I don’t know whether it’s an innate part of your DNA, immaturity or whether you are just a dick, but some people seem to find it impossible to apologise.
As I get older, I find it much easier to admit wrong-doing. I usually simply say: “Yep, I stuffed up” so we can fix it and/or move on. Easy-peasy.
I used to work with someone – and have also made acquaintance with a number of people who would rather tell you that an apparition was responsible rather than themselves – for whom the blame game was his default position.
If a mistake had been made – no matter how big or small – he would argue that it was the computer, the light, the day, the moon, Donald in accounts or even me where the fault truly lay. Lord knows what the social conditioning was that created such an annoying deflection of a human being.
Until Saturday, I thought this person was perhaps the best – I actually mean the worst – type of responsibility repeller I had ever met. But someone even more skilled at shirking showed me their true colours.
I have been going to the same hair salon for a few years. It’s a bit posh and their idea of “fries with that” is to up-sell you all manner of hair products to strengthen, straighten or shimmer your locks until you supposedly look like Cindy Crawford.
A few days ago, I arrived at the salon for my appointment to find every single seat taken. There was even a snotty child coughing all over the customers so you could leave with a cold as well as over-priced, unnecessary products.
Even though I am a regular, I was plonked at the end of the magazine table and left to my own devices for a while. After about 10 minutes, a stylist who had never done my hair before crept up behind me and started applying dye to my locks. Alas, I presumed it was the right colour.
Sixty minutes later, I was still sitting at the aforementioned table with dye dripping down my forehead. Lucky I had my water bottle because no one asked if I wanted a glass of water let alone a bad coffee.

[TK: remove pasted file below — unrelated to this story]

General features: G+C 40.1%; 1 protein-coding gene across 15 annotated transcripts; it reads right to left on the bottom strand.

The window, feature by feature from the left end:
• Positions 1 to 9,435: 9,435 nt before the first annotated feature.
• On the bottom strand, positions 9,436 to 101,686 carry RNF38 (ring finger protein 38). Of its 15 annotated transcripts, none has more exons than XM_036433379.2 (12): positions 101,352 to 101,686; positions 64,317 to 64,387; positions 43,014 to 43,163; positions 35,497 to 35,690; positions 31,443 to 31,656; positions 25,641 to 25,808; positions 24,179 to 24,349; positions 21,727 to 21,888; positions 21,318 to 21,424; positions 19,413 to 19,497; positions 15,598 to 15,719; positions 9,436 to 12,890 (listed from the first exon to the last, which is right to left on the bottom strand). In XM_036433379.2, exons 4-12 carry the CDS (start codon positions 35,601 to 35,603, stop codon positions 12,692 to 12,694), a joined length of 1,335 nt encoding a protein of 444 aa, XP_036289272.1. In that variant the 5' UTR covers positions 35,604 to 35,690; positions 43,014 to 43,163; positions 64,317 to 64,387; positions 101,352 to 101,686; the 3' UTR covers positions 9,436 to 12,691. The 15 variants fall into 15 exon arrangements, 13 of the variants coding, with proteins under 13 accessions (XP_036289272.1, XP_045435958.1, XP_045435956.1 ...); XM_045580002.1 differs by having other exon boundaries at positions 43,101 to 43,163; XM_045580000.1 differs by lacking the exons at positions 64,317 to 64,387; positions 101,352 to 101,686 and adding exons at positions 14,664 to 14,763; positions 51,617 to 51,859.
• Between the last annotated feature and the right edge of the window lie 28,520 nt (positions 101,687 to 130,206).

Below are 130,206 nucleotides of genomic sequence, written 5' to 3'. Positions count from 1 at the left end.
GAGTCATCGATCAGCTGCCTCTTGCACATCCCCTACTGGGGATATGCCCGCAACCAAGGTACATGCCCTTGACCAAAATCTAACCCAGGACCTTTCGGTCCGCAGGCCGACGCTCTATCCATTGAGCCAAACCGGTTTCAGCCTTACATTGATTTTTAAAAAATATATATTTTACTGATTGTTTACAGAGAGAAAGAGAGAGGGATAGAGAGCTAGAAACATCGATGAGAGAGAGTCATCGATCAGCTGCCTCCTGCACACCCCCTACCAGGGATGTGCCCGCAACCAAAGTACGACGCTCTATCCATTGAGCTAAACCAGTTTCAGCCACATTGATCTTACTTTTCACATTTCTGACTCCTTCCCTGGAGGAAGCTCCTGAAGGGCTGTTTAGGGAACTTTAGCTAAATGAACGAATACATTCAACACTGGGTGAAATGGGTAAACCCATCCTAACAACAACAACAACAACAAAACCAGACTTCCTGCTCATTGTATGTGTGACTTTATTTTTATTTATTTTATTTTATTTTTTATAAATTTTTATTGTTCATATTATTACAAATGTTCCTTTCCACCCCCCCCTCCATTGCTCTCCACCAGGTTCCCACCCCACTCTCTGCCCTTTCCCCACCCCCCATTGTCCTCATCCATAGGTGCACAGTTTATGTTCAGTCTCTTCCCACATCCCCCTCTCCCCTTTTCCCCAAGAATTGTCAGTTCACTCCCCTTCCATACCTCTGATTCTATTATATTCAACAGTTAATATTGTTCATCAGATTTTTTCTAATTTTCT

Sensing my simmering anger, yet another stylist washed off the dye, up-sold me an expensive treatment and I was plonked back at the table. I turned to look in someone else’s mirror and my mouth fell agape. My hair was orange – you know like Ronald McDonald.
I called out to the owner distressed. “Ah, this is not the right colour,” I exclaimed. “It’s supposed to be red.” She took one look at me and went to the computer to check it out. She called the stylist over and they conferred in hushed tones for a few minutes. Soon enough she sauntered over and began to ramble about it being the same colour as last year. I explained my last appointment was in January this year – not in November last year – and I had got a deeper red head-job after trying copper, which is really orange, and not liking it at all.
She quickly back-tracked and said she meant January plus, seemingly, it was never going to turn out the same colour on the second visit. What the? Surely if that was the case, the necessary adjustments should be made beforehand? That would have been impossible though as no one spoke to me beforehand. She carried on blaming a whole bunch of different reasons including my fine hair which luckily she had a $150 product to make more voluminous. She also offered to style my hair for a photo shoot for my new job. Like bloody hell.
I was speechless. The saviour on the day was a very congenial new chap who conferred with me quietly about the fiasco. No one offered to fix the colour then and there however. In the end I just wanted to get out of there. Never ever to return.
At the till, I was charged full price – $170 – and I am still kicking myself that I paid it. In the next few days I will likely go somewhere new to get my ginga turned into raspberry. I will probably then send her the bill.
In a wonderfully ironic postscript, I received one of those automatic surveys from a salon rating website a few hours after my appointment from hell. I was honest, polite and unknowingly wrote the first draft of this blog. An apology from her would have been easy – and potentially less detrimental to her business – in comparison.